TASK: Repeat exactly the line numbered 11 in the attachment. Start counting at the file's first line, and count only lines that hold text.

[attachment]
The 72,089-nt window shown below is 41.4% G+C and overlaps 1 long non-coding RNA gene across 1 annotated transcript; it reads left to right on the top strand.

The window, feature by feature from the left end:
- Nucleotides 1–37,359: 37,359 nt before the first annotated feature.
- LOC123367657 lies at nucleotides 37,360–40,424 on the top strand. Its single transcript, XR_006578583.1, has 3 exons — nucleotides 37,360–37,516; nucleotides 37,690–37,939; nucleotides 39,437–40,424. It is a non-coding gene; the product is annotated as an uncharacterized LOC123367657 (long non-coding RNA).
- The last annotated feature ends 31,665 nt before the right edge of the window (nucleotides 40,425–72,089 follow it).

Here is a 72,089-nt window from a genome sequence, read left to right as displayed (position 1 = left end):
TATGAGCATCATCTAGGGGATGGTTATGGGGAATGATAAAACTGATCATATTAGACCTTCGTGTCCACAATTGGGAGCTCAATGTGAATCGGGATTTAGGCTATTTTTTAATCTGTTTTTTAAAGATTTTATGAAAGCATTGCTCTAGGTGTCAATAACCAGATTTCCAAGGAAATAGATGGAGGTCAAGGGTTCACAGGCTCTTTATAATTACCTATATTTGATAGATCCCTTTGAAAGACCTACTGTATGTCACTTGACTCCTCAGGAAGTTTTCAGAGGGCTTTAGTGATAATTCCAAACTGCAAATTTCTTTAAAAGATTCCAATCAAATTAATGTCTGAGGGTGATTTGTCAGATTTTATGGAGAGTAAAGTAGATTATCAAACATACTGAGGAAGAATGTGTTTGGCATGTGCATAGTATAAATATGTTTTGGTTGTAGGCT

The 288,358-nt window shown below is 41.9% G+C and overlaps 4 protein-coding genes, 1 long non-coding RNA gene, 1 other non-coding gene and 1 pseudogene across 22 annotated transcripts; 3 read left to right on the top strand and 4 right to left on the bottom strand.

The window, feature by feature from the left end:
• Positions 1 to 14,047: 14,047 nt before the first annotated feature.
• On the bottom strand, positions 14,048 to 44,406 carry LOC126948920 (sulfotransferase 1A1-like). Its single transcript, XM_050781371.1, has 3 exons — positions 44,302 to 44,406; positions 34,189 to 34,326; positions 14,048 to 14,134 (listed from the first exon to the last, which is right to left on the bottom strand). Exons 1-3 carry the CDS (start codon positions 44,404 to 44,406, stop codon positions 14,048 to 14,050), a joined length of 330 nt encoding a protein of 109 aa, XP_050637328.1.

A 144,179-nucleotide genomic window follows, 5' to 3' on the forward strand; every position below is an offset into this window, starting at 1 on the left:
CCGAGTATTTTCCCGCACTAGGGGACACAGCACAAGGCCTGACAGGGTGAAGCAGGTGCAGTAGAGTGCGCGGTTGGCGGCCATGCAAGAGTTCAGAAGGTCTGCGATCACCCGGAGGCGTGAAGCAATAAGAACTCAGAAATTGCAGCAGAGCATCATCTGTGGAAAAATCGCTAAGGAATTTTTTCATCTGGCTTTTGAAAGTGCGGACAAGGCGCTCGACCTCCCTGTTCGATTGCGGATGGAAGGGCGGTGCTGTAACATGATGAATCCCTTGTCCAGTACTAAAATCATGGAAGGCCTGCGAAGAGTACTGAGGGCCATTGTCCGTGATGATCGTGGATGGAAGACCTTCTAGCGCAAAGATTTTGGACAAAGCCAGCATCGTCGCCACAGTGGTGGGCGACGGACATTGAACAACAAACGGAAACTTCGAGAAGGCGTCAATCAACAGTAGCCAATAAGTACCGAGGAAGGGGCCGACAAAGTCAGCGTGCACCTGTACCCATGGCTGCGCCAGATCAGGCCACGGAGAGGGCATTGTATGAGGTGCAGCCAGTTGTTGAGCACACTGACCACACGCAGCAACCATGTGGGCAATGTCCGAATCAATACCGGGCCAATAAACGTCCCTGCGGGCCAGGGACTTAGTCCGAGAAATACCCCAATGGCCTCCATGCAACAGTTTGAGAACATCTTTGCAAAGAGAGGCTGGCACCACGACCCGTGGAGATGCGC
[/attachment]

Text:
• On the bottom strand, positions 14,048 to 44,406 carry LOC126948920 (sulfotransferase 1A1-like). Its single transcript, XM_050781371.1, has 3 exons — positions 44,302 to 44,406; positions 34,189 to 34,326; positions 14,048 to 14,134 (listed from the first exon to the last, which is right to left on the bottom strand). Exons 1-3 carry the CDS (start codon positions 44,404 to 44,406, stop codon positions 14,048 to 14,050), a joined length of 330 nt encoding a protein of 109 aa, XP_050637328.1.